• Distortion side:
    • Raising mids and cutting that hiss
    • Trying asymmetrical clipping in this kind of circuits, just for fun
  • Overdrive:
    • Raising mids too, and add some more bass response
    • Trying leds clipping for a supposedly more natural overdrive, and also for fun

After some tweaking and some regrets, I performed to the following changes:

component old value new value why
U2 (opamp) JCR1458D JCR4558D JCR4558D has better characteristics:
Input Resistance = 1M
Slew Rate = 0,5V/uS4558:
Input Resistance = 5M
Slew Rate = 1V/uSSlew rate affects the circuit bandwidth higher limit, in this case from 8KHZ to 16KHz. Maybe it is overkill, but I think this gives more freedom at adjusting the frequency response of the circuit.
C6 1nF 2n2F Initially, I removed it but after Charles Willis suggestion, I replaced it for a 2.2nF capacitor. It should give more bass in the output of the tone stack.
C27 47nF 220nF Lowers freq. in high pass filter at the input of the overdrive section -> more bass
R39 100 150 Lowers gain in overdrive. See C23
C23 4.7uF 2.2uF In combination with R39, it forms a high pass filter, attenuating frequencies below the cut-off frequency. The modification changes the pass freq from 338Hz to 482Hz. In combination with the C27 change, it results in more mids
D7,D8,D9 Junction diodes D7,D8=Red LED – D9=BAT46 (Schottky) It changes the form of the clipped signal. Red LEDs have Vf=1.8V (instead of 0,7) and different I/V curve. I put a schottky just to experiment, another kind of diode can be used, or just a cable for symmetrical clipping. Another LED would be too much Vf and can result in no clipping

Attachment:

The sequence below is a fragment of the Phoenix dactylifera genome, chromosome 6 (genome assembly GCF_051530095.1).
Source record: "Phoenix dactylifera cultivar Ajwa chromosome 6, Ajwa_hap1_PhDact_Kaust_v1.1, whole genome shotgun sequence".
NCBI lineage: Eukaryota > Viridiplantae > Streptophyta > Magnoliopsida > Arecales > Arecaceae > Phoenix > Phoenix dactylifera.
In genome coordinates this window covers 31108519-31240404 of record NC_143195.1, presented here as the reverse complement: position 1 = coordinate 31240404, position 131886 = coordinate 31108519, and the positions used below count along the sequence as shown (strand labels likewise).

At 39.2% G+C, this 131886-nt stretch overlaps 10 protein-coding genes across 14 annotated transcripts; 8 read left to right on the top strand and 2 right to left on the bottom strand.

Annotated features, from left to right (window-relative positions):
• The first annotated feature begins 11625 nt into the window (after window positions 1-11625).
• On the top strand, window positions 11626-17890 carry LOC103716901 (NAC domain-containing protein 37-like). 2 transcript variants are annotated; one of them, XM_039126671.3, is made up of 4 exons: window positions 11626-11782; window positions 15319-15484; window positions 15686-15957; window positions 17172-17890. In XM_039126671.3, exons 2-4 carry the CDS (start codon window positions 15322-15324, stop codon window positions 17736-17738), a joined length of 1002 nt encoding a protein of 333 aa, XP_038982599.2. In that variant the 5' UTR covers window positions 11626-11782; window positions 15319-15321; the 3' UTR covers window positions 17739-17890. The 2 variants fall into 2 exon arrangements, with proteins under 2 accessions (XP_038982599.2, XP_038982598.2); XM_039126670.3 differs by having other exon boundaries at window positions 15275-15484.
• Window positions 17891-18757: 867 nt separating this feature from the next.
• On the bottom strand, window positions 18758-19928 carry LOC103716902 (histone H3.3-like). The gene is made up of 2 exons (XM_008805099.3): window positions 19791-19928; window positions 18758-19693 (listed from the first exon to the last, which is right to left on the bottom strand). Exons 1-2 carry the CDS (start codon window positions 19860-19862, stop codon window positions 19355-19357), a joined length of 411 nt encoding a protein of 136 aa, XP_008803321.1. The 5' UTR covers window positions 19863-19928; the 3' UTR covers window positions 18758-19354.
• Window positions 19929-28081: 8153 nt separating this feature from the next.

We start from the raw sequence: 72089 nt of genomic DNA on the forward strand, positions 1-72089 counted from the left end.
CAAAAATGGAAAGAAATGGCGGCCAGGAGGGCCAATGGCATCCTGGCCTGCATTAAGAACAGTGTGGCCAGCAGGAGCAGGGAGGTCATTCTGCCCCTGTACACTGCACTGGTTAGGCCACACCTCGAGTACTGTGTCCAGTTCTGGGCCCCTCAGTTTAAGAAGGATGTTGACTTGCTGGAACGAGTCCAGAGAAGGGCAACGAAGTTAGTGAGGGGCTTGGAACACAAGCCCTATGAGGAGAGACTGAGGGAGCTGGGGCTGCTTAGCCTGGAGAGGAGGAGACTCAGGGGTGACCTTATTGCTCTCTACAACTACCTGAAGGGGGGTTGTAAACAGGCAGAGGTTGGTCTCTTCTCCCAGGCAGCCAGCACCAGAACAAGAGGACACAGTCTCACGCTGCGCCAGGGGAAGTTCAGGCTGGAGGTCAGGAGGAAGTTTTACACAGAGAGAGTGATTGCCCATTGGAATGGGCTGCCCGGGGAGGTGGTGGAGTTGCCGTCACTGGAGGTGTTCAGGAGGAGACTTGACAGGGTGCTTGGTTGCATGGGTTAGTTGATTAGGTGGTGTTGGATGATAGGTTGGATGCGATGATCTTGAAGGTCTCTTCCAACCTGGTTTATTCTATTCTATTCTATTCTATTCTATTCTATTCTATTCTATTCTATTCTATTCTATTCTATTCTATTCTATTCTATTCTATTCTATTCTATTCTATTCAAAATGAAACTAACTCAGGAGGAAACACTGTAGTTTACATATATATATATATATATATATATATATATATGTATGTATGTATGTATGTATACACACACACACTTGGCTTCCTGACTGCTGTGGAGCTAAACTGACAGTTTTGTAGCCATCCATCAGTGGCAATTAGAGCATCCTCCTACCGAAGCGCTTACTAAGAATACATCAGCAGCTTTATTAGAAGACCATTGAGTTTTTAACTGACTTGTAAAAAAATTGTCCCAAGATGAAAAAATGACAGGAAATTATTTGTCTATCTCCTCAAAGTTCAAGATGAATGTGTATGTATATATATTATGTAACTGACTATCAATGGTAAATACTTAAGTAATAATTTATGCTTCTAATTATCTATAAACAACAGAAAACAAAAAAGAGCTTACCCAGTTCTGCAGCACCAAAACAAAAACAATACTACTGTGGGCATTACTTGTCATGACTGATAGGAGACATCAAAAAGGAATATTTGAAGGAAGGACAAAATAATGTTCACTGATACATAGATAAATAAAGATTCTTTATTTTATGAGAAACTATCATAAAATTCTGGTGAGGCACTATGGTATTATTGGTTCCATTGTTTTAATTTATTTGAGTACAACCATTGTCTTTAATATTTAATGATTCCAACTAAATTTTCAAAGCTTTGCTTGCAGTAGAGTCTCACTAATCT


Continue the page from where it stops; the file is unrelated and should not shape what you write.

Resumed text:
R2 20K 68K This resistor is part of the circuit that balances overdrive and distortion. Since LEDs are used for clipping, the output voltage of the operational is too much when compared to distortion output. Raising the value of this resistor lowers the output of the overdrive section. R13 at the end of the distortion circuit can be lowered too, but that raises the cut-off frequency of the low pass filter formed by R13 and C8, not contributing to eliminate the hiss
C16 18nF 22nF Lowers the cut-off frequency of the high pass filter after the hard clipping section, raising mids in the overall circuit
D3,D4 Junction diodes D3=1N4148 – D4=BAT85 (Schottky) + 10 Ohms resistor It changes the hard clipping section from symmetrical to asymmetrical. The schottky + resistor gives a smoother I/V curve than the diode alone. Just an experiment (successful for my ears), as in the soft clipping section
C8 820pF 4.7nF Lowers the cut-off frequency of the high pass filter after the hard clipping circuit. This is key to cut the hiss
Modified OS-2 circuit


Lessons learned

At first I tried LEDs also in the hard clipping section, getting a not so nice result. Probing the circuit with the oscilloscope, I discovered that it was not clipping at all, you could remove the diodes and get the same output. Forward voltage is so high, even for red LEDs (different color LEDs have different Vf), that it didn’t clip at all. The distortion came from the saturated transistor and was not very pleasant.

Then I tried different combinations of Schottky and junction diodes (I like Schottky diodes lately…) until I got to the above blend.